An attorney who helped negotiate a multibillion-dollar settlement against tobacco companies in the 1990s and has sued insurers over unpaid Hurricane Katrina claims was indicted in a suspected scheme to bribe a Mississippi judge.
The indictment accuses Richard “Dickie” Scruggs of conspiring to pay the judge $50,000 to rule in his favor in a lawsuit brought by other attorneys who sought fees for work on Katrina insurance litigation.
Circuit Court Judge Henry Lackey reported the “bribery overture” to federal authorities and agreed to assist investigators in an “undercover capacity,” according to the indictment.
Scruggs, whose brother-in-law is Republican U.S. Sen. Trent Lott, earned millions from asbestos litigation and from his role in brokering a multibillion-dollar settlement with tobacco companies in the mid-1990s.
His case against the tobacco companies was portrayed in the 1999 movie “The Insider,” starring Al Pacino and Russell Crowe.
After Katrina hit on Aug. 29, 2005, Scruggs, a Gulf Coast native, sued insurers on behalf of hundreds of policyholders whose claims were denied after the storm.
Scruggs was indicted along with three other attorneys, including his son, who is his law partner, and a former Mississippi auditor. They face charges including one count of defrauding the federal government and two counts of wire fraud.
Also named as defendants in the indictment are Zach Scruggs; Sidney Backstrom, a lawyer in Scruggs’ firm; Timothy Balducci, a New Albany, Mississippi-based lawyer; and former state auditor Steven Patterson, who works with Balducci.
Patterson resigned as auditor in 1996 after he was accused of lying on state documents to avoid paying taxes on a car tag.
Scruggs turned himself in to authorities Wednesday afternoon at a federal building in Oxford, Mississippi, where the grand jury handed up the indictments earlier in the day, Langston said.
After their arraignment Wednesday, Richard Scruggs was released on $100,000 (euro68,000) bail, while Zach Scruggs and Patterson each were freed on $50,000 bail. Langston said Backstrom is expected to be arraigned Thursday, but he could not say when Balducci is expected to appear in court.
Langston said it was too early for him to comment on the details of the allegations.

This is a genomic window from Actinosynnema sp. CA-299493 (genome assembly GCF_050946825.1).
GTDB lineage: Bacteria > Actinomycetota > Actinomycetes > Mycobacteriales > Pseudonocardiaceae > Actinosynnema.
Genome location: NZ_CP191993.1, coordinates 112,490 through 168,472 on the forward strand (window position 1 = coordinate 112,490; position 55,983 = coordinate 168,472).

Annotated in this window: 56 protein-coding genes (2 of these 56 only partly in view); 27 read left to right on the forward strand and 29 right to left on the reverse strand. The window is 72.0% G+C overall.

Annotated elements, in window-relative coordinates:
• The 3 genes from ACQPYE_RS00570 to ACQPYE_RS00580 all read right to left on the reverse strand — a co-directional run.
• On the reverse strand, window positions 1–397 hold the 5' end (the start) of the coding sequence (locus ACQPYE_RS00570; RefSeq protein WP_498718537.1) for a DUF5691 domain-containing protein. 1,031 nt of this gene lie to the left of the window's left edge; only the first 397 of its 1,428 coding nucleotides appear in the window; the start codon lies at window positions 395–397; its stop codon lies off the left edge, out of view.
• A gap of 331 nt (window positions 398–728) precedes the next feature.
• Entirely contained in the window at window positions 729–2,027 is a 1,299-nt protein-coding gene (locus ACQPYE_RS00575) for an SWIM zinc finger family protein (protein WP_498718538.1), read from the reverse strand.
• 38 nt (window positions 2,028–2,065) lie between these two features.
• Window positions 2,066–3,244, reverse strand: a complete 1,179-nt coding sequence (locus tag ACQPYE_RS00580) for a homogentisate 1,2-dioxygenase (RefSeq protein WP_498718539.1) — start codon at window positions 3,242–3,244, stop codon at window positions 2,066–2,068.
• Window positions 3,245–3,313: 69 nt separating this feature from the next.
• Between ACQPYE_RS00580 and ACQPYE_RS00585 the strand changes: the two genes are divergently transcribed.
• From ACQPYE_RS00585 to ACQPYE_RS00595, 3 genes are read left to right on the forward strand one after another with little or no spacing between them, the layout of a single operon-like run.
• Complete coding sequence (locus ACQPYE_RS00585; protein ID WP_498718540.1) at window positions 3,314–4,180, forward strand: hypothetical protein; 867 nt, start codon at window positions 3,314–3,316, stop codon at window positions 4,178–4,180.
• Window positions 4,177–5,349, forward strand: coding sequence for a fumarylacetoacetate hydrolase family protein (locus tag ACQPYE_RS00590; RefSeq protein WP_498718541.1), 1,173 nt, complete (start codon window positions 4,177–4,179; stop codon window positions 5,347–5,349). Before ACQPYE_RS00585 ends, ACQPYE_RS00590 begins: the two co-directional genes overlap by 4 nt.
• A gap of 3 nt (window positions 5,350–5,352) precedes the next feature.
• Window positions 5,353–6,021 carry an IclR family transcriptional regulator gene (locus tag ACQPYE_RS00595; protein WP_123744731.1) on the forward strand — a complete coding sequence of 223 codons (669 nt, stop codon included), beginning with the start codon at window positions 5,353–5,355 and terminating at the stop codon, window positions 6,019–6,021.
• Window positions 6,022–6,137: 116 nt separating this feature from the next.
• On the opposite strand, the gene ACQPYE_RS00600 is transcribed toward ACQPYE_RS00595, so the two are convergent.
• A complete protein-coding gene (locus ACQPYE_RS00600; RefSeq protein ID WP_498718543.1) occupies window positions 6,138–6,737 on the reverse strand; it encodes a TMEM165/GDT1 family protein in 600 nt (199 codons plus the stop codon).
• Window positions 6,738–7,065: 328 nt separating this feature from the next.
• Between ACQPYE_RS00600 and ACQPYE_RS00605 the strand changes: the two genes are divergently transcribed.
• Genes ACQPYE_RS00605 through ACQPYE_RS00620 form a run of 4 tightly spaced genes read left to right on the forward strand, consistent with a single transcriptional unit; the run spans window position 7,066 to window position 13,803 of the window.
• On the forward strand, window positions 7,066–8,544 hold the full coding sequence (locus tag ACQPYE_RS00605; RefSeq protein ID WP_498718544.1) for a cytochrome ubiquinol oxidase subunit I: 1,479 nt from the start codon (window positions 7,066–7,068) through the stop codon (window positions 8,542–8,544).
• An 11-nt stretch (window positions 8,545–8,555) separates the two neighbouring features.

“Right now, we’ve just got to get our arms around it,” he said.
On Tuesday, FBI agents searched Scruggs law offices and left with copies of computer hard drives, Langston said.
The alleged bribery scheme stems from a lawsuit filed in March against Scruggs by a Jackson, Mississippi, law firm, Jones, Funderburg, Sessums, Peterson & Lee in a dispute over $26.5 million in attorneys’ fees.
Scruggs created a legal team called the Scruggs Katrina Group to represent policyholders who sued their insurers after the hurricane.
In January, Scruggs’ legal team reached a mass settlement of suits with State Farm Insurance Cos. that involved more than $26 million (euro17.6 million) in lawyers’ fees.
The lawsuit accuses Scruggs of trying to “freeze out” lawyers from the Jackson law firm, including senior partner John G. Jones, and pay it a “ridiculously low figure” for its “substantial” work.
After the suit was filed, Balducci is accused of having several meetings and conversations with Lackey in which Balducci agreed to pay the judge for ruling in favor of Scruggs in the case, according to the indictment.
Scruggs allegedly tried to cover up the scheme by falsely creating documents that showed he hired Balducci to work on an unrelated case, when he was actually reimbursing him for the cash bribes, the indictment said.
The indictment includes excerpts of telephone conversations between Balducci and the judge that were presumably recorded by federal authorities.
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